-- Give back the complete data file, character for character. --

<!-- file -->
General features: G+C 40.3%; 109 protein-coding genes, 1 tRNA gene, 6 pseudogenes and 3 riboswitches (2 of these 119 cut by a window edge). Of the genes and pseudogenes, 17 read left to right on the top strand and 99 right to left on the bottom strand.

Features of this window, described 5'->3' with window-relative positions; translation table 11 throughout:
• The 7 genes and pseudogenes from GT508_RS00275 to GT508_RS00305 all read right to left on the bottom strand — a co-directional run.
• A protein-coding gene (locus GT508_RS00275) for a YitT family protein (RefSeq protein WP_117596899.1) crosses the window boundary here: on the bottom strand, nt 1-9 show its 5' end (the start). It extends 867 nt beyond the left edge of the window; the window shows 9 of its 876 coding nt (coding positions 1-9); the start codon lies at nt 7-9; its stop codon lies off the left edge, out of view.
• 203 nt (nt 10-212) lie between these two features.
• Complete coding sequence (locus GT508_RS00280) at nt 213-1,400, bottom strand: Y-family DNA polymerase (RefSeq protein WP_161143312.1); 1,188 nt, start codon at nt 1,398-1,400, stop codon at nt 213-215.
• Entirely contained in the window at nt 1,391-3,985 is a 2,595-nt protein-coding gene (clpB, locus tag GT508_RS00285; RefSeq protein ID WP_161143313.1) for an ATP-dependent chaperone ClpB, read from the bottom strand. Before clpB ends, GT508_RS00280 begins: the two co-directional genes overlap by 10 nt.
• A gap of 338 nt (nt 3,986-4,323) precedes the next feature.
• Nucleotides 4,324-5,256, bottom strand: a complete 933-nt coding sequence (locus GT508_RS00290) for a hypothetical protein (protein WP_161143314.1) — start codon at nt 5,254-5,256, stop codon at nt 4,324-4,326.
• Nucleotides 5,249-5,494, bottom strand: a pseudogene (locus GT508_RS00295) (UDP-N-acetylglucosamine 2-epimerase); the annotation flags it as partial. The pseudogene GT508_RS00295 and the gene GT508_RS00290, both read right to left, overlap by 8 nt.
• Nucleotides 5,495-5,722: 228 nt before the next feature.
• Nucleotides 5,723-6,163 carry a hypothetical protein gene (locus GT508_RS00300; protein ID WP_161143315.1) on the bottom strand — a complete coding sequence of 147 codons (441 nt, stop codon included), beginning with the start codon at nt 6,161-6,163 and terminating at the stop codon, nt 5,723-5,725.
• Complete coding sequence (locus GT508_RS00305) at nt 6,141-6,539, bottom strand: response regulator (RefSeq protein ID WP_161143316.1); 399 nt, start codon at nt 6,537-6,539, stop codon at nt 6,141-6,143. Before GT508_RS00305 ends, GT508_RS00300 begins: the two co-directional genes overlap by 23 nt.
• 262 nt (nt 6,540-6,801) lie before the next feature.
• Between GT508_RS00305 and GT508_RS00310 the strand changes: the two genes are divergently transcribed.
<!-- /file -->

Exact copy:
General features: G+C 40.3%; 109 protein-coding genes, 1 tRNA gene, 6 pseudogenes and 3 riboswitches (2 of these 119 cut by a window edge). Of the genes and pseudogenes, 17 read left to right on the top strand and 99 right to left on the bottom strand.

Features of this window, described 5'->3' with window-relative positions; translation table 11 throughout:
• The 7 genes and pseudogenes from GT508_RS00275 to GT508_RS00305 all read right to left on the bottom strand — a co-directional run.
• A protein-coding gene (locus GT508_RS00275) for a YitT family protein (RefSeq protein WP_117596899.1) crosses the window boundary here: on the bottom strand, nt 1-9 show its 5' end (the start). It extends 867 nt beyond the left edge of the window; the window shows 9 of its 876 coding nt (coding positions 1-9); the start codon lies at nt 7-9; its stop codon lies off the left edge, out of view.
• 203 nt (nt 10-212) lie between these two features.
• Complete coding sequence (locus GT508_RS00280) at nt 213-1,400, bottom strand: Y-family DNA polymerase (RefSeq protein WP_161143312.1); 1,188 nt, start codon at nt 1,398-1,400, stop codon at nt 213-215.
• Entirely contained in the window at nt 1,391-3,985 is a 2,595-nt protein-coding gene (clpB, locus tag GT508_RS00285; RefSeq protein ID WP_161143313.1) for an ATP-dependent chaperone ClpB, read from the bottom strand. Before clpB ends, GT508_RS00280 begins: the two co-directional genes overlap by 10 nt.
• A gap of 338 nt (nt 3,986-4,323) precedes the next feature.
• Nucleotides 4,324-5,256, bottom strand: a complete 933-nt coding sequence (locus GT508_RS00290) for a hypothetical protein (protein WP_161143314.1) — start codon at nt 5,254-5,256, stop codon at nt 4,324-4,326.
• Nucleotides 5,249-5,494, bottom strand: a pseudogene (locus GT508_RS00295) (UDP-N-acetylglucosamine 2-epimerase); the annotation flags it as partial. The pseudogene GT508_RS00295 and the gene GT508_RS00290, both read right to left, overlap by 8 nt.
• Nucleotides 5,495-5,722: 228 nt before the next feature.
• Nucleotides 5,723-6,163 carry a hypothetical protein gene (locus GT508_RS00300; protein ID WP_161143315.1) on the bottom strand — a complete coding sequence of 147 codons (441 nt, stop codon included), beginning with the start codon at nt 6,161-6,163 and terminating at the stop codon, nt 5,723-5,725.
• Complete coding sequence (locus GT508_RS00305) at nt 6,141-6,539, bottom strand: response regulator (RefSeq protein ID WP_161143316.1); 399 nt, start codon at nt 6,537-6,539, stop codon at nt 6,141-6,143. Before GT508_RS00305 ends, GT508_RS00300 begins: the two co-directional genes overlap by 23 nt.
• 262 nt (nt 6,540-6,801) lie before the next feature.
• Between GT508_RS00305 and GT508_RS00310 the strand changes: the two genes are divergently transcribed.